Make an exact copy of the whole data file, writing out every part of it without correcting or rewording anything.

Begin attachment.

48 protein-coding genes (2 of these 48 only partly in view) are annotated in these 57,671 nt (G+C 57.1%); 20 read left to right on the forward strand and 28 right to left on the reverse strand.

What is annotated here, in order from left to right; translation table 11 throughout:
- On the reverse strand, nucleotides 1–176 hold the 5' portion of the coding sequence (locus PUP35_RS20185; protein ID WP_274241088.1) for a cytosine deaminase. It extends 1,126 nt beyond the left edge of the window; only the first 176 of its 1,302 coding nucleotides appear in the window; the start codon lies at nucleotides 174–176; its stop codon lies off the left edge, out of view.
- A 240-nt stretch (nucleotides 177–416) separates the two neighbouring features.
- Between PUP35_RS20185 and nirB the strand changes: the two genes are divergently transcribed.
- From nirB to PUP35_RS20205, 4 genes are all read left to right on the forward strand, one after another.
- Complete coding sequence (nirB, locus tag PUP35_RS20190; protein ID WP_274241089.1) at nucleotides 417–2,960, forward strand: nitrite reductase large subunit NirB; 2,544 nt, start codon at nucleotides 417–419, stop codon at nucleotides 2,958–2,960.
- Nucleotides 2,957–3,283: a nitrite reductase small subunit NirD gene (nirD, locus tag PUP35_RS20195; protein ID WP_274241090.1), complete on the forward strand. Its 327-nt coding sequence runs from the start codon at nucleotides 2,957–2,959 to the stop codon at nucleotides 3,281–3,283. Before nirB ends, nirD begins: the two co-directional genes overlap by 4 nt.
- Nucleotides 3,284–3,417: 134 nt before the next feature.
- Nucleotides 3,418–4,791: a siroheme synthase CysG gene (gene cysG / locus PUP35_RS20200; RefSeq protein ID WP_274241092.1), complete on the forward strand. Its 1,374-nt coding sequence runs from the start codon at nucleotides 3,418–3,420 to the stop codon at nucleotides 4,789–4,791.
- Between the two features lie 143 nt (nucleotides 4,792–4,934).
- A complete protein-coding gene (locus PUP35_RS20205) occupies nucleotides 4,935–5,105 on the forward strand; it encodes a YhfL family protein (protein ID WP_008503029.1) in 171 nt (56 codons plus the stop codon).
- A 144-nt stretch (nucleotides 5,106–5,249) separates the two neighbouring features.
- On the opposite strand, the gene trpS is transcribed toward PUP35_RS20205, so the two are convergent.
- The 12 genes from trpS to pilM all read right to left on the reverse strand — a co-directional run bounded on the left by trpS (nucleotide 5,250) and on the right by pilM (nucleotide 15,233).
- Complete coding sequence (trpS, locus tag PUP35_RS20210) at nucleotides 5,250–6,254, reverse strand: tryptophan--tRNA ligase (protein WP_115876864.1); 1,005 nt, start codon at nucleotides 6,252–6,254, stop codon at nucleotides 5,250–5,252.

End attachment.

48 protein-coding genes (2 of these 48 only partly in view) are annotated in these 57,671 nt (G+C 57.1%); 20 read left to right on the forward strand and 28 right to left on the reverse strand.

What is annotated here, in order from left to right; translation table 11 throughout:
- On the reverse strand, nucleotides 1–176 hold the 5' portion of the coding sequence (locus PUP35_RS20185; protein ID WP_274241088.1) for a cytosine deaminase. It extends 1,126 nt beyond the left edge of the window; only the first 176 of its 1,302 coding nucleotides appear in the window; the start codon lies at nucleotides 174–176; its stop codon lies off the left edge, out of view.
- A 240-nt stretch (nucleotides 177–416) separates the two neighbouring features.
- Between PUP35_RS20185 and nirB the strand changes: the two genes are divergently transcribed.
- From nirB to PUP35_RS20205, 4 genes are all read left to right on the forward strand, one after another.
- Complete coding sequence (nirB, locus tag PUP35_RS20190; protein ID WP_274241089.1) at nucleotides 417–2,960, forward strand: nitrite reductase large subunit NirB; 2,544 nt, start codon at nucleotides 417–419, stop codon at nucleotides 2,958–2,960.
- Nucleotides 2,957–3,283: a nitrite reductase small subunit NirD gene (nirD, locus tag PUP35_RS20195; protein ID WP_274241090.1), complete on the forward strand. Its 327-nt coding sequence runs from the start codon at nucleotides 2,957–2,959 to the stop codon at nucleotides 3,281–3,283. Before nirB ends, nirD begins: the two co-directional genes overlap by 4 nt.
- Nucleotides 3,284–3,417: 134 nt before the next feature.
- Nucleotides 3,418–4,791: a siroheme synthase CysG gene (gene cysG / locus PUP35_RS20200; RefSeq protein ID WP_274241092.1), complete on the forward strand. Its 1,374-nt coding sequence runs from the start codon at nucleotides 3,418–3,420 to the stop codon at nucleotides 4,789–4,791.
- Between the two features lie 143 nt (nucleotides 4,792–4,934).
- A complete protein-coding gene (locus PUP35_RS20205) occupies nucleotides 4,935–5,105 on the forward strand; it encodes a YhfL family protein (protein ID WP_008503029.1) in 171 nt (56 codons plus the stop codon).
- A 144-nt stretch (nucleotides 5,106–5,249) separates the two neighbouring features.
- On the opposite strand, the gene trpS is transcribed toward PUP35_RS20205, so the two are convergent.
- The 12 genes from trpS to pilM all read right to left on the reverse strand — a co-directional run bounded on the left by trpS (nucleotide 5,250) and on the right by pilM (nucleotide 15,233).
- Complete coding sequence (trpS, locus tag PUP35_RS20210) at nucleotides 5,250–6,254, reverse strand: tryptophan--tRNA ligase (protein WP_115876864.1); 1,005 nt, start codon at nucleotides 6,252–6,254, stop codon at nucleotides 5,250–5,252.